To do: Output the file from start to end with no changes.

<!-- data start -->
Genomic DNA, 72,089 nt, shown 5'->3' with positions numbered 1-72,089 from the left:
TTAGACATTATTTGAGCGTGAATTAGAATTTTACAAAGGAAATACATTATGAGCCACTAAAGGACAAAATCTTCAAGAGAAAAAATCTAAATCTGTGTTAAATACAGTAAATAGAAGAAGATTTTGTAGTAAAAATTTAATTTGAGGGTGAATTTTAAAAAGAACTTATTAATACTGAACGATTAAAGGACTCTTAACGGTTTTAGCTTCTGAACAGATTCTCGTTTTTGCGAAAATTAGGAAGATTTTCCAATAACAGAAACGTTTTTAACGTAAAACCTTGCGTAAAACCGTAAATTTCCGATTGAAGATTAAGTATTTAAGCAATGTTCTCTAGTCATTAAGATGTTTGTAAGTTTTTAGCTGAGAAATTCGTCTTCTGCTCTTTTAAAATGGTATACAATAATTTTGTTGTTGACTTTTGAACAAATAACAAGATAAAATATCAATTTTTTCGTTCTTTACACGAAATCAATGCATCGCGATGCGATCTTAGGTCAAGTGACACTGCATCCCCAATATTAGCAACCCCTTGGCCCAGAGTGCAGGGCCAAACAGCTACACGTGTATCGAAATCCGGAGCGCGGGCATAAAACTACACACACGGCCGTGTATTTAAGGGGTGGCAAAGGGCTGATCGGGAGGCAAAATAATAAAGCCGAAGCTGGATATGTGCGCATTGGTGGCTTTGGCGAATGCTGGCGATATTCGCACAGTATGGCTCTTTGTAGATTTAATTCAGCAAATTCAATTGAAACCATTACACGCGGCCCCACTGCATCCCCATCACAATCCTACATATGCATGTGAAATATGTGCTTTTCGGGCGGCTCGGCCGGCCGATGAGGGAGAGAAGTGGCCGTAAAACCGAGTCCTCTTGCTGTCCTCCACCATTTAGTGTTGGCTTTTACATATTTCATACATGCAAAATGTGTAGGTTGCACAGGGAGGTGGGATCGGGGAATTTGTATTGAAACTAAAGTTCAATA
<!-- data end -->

Genomic DNA, 72,089 nt, shown 5'->3' with positions numbered 1-72,089 from the left:
TTAGACATTATTTGAGCGTGAATTAGAATTTTACAAAGGAAATACATTATGAGCCACTAAAGGACAAAATCTTCAAGAGAAAAAATCTAAATCTGTGTTAAATACAGTAAATAGAAGAAGATTTTGTAGTAAAAATTTAATTTGAGGGTGAATTTTAAAAAGAACTTATTAATACTGAACGATTAAAGGACTCTTAACGGTTTTAGCTTCTGAACAGATTCTCGTTTTTGCGAAAATTAGGAAGATTTTCCAATAACAGAAACGTTTTTAACGTAAAACCTTGCGTAAAACCGTAAATTTCCGATTGAAGATTAAGTATTTAAGCAATGTTCTCTAGTCATTAAGATGTTTGTAAGTTTTTAGCTGAGAAATTCGTCTTCTGCTCTTTTAAAATGGTATACAATAATTTTGTTGTTGACTTTTGAACAAATAACAAGATAAAATATCAATTTTTTCGTTCTTTACACGAAATCAATGCATCGCGATGCGATCTTAGGTCAAGTGACACTGCATCCCCAATATTAGCAACCCCTTGGCCCAGAGTGCAGGGCCAAACAGCTACACGTGTATCGAAATCCGGAGCGCGGGCATAAAACTACACACACGGCCGTGTATTTAAGGGGTGGCAAAGGGCTGATCGGGAGGCAAAATAATAAAGCCGAAGCTGGATATGTGCGCATTGGTGGCTTTGGCGAATGCTGGCGATATTCGCACAGTATGGCTCTTTGTAGATTTAATTCAGCAAATTCAATTGAAACCATTACACGCGGCCCCACTGCATCCCCATCACAATCCTACATATGCATGTGAAATATGTGCTTTTCGGGCGGCTCGGCCGGCCGATGAGGGAGAGAAGTGGCCGTAAAACCGAGTCCTCTTGCTGTCCTCCACCATTTAGTGTTGGCTTTTACATATTTCATACATGCAAAATGTGTAGGTTGCACAGGGAGGTGGGATCGGGGAATTTGTATTGAAACTAAAGTTCAATA